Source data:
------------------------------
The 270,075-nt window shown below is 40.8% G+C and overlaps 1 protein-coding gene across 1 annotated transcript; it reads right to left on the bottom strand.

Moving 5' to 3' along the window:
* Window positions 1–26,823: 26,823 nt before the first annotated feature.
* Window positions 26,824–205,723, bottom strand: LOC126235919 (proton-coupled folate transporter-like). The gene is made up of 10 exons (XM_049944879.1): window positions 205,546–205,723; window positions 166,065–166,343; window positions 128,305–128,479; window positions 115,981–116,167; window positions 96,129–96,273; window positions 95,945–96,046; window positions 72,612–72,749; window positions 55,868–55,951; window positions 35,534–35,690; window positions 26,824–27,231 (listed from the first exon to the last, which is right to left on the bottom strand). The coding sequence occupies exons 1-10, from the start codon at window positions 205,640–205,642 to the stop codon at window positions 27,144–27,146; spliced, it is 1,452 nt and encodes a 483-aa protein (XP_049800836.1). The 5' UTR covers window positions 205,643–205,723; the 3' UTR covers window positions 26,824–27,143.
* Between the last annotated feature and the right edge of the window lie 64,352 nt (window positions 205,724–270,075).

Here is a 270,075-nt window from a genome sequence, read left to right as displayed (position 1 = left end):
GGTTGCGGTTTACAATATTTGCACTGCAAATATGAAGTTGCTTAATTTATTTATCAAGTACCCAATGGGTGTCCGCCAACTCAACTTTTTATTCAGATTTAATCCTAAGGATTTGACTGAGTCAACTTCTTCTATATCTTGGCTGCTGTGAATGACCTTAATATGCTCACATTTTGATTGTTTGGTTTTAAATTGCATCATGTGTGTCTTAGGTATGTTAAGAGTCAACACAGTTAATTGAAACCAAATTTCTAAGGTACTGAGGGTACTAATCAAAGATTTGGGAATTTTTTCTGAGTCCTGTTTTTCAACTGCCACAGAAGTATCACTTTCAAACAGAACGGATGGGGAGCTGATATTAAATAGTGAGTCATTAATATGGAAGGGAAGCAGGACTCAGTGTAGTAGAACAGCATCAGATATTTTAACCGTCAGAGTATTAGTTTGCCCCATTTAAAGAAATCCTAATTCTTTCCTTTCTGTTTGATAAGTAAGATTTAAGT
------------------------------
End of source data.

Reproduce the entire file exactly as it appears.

The 270,075-nt window shown below is 40.8% G+C and overlaps 1 protein-coding gene across 1 annotated transcript; it reads right to left on the bottom strand.

Moving 5' to 3' along the window:
* Window positions 1–26,823: 26,823 nt before the first annotated feature.
* Window positions 26,824–205,723, bottom strand: LOC126235919 (proton-coupled folate transporter-like). The gene is made up of 10 exons (XM_049944879.1): window positions 205,546–205,723; window positions 166,065–166,343; window positions 128,305–128,479; window positions 115,981–116,167; window positions 96,129–96,273; window positions 95,945–96,046; window positions 72,612–72,749; window positions 55,868–55,951; window positions 35,534–35,690; window positions 26,824–27,231 (listed from the first exon to the last, which is right to left on the bottom strand). The coding sequence occupies exons 1-10, from the start codon at window positions 205,640–205,642 to the stop codon at window positions 27,144–27,146; spliced, it is 1,452 nt and encodes a 483-aa protein (XP_049800836.1). The 5' UTR covers window positions 205,643–205,723; the 3' UTR covers window positions 26,824–27,143.
* Between the last annotated feature and the right edge of the window lie 64,352 nt (window positions 205,724–270,075).

Here is a 270,075-nt window from a genome sequence, read left to right as displayed (position 1 = left end):
GGTTGCGGTTTACAATATTTGCACTGCAAATATGAAGTTGCTTAATTTATTTATCAAGTACCCAATGGGTGTCCGCCAACTCAACTTTTTATTCAGATTTAATCCTAAGGATTTGACTGAGTCAACTTCTTCTATATCTTGGCTGCTGTGAATGACCTTAATATGCTCACATTTTGATTGTTTGGTTTTAAATTGCATCATGTGTGTCTTAGGTATGTTAAGAGTCAACACAGTTAATTGAAACCAAATTTCTAAGGTACTGAGGGTACTAATCAAAGATTTGGGAATTTTTTCTGAGTCCTGTTTTTCAACTGCCACAGAAGTATCACTTTCAAACAGAACGGATGGGGAGCTGATATTAAATAGTGAGTCATTAATATGGAAGGGAAGCAGGACTCAGTGTAGTAGAACAGCATCAGATATTTTAACCGTCAGAGTATTAGTTTGCCCCATTTAAAGAAATCCTAATTCTTTCCTTTCTGTTTGATAAGTAAGATTTAAGT